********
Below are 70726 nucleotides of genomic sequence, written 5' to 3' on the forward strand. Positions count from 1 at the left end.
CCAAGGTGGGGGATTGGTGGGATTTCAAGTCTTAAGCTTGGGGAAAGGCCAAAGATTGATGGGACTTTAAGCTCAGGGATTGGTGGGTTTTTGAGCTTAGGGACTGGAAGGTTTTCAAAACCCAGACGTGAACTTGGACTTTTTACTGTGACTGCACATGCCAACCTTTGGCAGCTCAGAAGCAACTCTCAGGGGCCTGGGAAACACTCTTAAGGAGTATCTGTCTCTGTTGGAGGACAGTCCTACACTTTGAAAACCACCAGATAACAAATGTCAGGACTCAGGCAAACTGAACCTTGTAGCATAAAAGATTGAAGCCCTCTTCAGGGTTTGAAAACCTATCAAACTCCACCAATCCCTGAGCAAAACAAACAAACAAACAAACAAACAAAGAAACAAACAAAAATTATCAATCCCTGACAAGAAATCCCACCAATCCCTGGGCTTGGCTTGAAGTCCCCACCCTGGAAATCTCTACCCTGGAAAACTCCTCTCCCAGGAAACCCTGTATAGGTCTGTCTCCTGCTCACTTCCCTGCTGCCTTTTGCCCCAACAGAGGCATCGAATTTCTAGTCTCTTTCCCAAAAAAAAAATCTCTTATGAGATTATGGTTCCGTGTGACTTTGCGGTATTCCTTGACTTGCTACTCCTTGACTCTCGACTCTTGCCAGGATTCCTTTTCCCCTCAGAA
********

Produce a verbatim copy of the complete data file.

Below are 70726 nucleotides of genomic sequence, written 5' to 3' on the forward strand. Positions count from 1 at the left end.
CCAAGGTGGGGGATTGGTGGGATTTCAAGTCTTAAGCTTGGGGAAAGGCCAAAGATTGATGGGACTTTAAGCTCAGGGATTGGTGGGTTTTTGAGCTTAGGGACTGGAAGGTTTTCAAAACCCAGACGTGAACTTGGACTTTTTACTGTGACTGCACATGCCAACCTTTGGCAGCTCAGAAGCAACTCTCAGGGGCCTGGGAAACACTCTTAAGGAGTATCTGTCTCTGTTGGAGGACAGTCCTACACTTTGAAAACCACCAGATAACAAATGTCAGGACTCAGGCAAACTGAACCTTGTAGCATAAAAGATTGAAGCCCTCTTCAGGGTTTGAAAACCTATCAAACTCCACCAATCCCTGAGCAAAACAAACAAACAAACAAACAAACAAAGAAACAAACAAAAATTATCAATCCCTGACAAGAAATCCCACCAATCCCTGGGCTTGGCTTGAAGTCCCCACCCTGGAAATCTCTACCCTGGAAAACTCCTCTCCCAGGAAACCCTGTATAGGTCTGTCTCCTGCTCACTTCCCTGCTGCCTTTTGCCCCAACAGAGGCATCGAATTTCTAGTCTCTTTCCCAAAAAAAAAATCTCTTATGAGATTATGGTTCCGTGTGACTTTGCGGTATTCCTTGACTTGCTACTCCTTGACTCTCGACTCTTGCCAGGATTCCTTTTCCCCTCAGAA